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Is Agile Really Cheaper?

Blog: Tyner Blain

stack of bricks

There are several ways to answer the question “is agile cheaper than waterfall?” Here are two of my favorites:

“It depends. Agile done well is cheaper, as long as you measure correctly.”

“You’re asking the wrong question. The right question is: is agile better?”

How Agile Is NOT Cheaper

The fun thing about relative terms is that you have to do a comparison. There was a joke that really resonated with me as a little kid (synapses and memory are funny things).

Which weighs more, a ton of feathers, or a ton of bricks?

pile of feathers

Kenneth Grant explores this question as a process comparison, and identifies it as a poorly formed question because comparing agile and waterfall is comparing apples and oranges.  Agile delivers to-be-determined stuff incrementally and waterfall delivers predetermined stuff all at once.  The question is poorly formed at a higher level too.

“Is agile cheaper than waterfall?” is a grown-up version of the same question. If I have 7 developers and someone organizing their efforts, it costs a fixed amount per year, $X. If I have them developing with waterfall, I will spend $X for the year. If I have them developing with agile, I will spend $X per year. If I have them watching Bob Ross videos and painting landscapes, I will spend $X per year. No matter what that team does, I will spend the same amount to employ them.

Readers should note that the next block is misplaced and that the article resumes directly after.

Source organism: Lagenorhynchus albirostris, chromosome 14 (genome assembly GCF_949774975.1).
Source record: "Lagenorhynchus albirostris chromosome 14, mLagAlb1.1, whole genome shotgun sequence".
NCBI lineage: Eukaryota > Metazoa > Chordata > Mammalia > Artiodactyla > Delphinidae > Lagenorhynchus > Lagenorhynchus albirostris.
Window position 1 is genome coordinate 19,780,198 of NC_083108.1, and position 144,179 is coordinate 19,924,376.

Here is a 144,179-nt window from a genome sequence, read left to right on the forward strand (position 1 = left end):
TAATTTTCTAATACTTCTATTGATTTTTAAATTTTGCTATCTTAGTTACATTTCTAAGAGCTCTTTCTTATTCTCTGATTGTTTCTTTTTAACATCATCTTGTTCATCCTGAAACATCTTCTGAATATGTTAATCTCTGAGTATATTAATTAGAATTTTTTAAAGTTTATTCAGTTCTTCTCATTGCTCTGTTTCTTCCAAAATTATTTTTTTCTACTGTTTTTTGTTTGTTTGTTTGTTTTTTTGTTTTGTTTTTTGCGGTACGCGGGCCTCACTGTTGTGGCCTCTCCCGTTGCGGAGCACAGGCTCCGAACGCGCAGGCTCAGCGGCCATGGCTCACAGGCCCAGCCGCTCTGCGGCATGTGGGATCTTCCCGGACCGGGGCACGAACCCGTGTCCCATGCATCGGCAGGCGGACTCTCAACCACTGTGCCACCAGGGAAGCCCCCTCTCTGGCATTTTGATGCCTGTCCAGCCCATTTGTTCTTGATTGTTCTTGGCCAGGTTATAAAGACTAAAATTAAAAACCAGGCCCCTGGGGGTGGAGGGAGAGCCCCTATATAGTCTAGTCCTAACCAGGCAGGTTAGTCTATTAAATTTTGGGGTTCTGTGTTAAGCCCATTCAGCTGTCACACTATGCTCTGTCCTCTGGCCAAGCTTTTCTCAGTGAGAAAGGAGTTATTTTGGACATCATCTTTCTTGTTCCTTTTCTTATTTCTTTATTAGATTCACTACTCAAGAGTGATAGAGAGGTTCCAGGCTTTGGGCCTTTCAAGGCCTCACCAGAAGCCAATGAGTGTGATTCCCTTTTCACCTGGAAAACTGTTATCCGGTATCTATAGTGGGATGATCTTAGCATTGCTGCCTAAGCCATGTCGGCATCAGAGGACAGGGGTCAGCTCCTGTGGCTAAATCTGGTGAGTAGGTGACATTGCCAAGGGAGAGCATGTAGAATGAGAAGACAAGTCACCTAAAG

Bob Ross painting a landscape

But agile lets you build more efficiently, therefore you build more in the same amount of time – therefore it costs less per unit of delivered software. OK, that’s true – but agile, as applied to a process (and yes, I know – agile is a philosophy, not a process; application of agile philosophy results in changes to process), does not mean you build the right product. Comparing cost in terms of output is just as wrong as comparing it per unit time. If an agile team builds me a better dresser faster than a waterfall team builds me a not-as-nice dresser, I’m not better off if what I actually needed was a coffee table.

In terms of coffee-tables-delivered, which is what I actually care about*, both agile and waterfall cost the same. I guess you could argue that I have wasted less money efficiently building the dresser with the agile team, therefore it is “cheaper.” But if I don’t have my coffee table, I don’t care about cost, primarily. I care that my remote control was sitting on the floor and the dog chewed it up. [*Note: I actually care about the remote control, and about having a place to put my popcorn when watching a movie, for my sharp-eyed long term readers. The lack-of-coffee table is just a problem manifestation, not the actual problem.]

Whether agile is cheaper or not should be measured in terms of the cost of solving the problem, not the cost per unit time spent, nor the cost of output generated.

Agile Done Well IS Cheaper

When we assess that agile is being done well, we are not only measuring that the team creating the product (design, development and testing, to simplify) is being efficient. We are measuring the efficiency of the larger team (the company) at solving the larger problem (success in the market). This definition of scope encompasses both development agility and business agility. It requires that the product team (product manager, product owner, business analyst, etc) also be agile. That they effectively identify the important problems, for the right customers, in the right markets. This requires both up-front deterministic insights (to get the team started in the right direction) and emergent insights (to course-correct as the team gets smarter about market needs).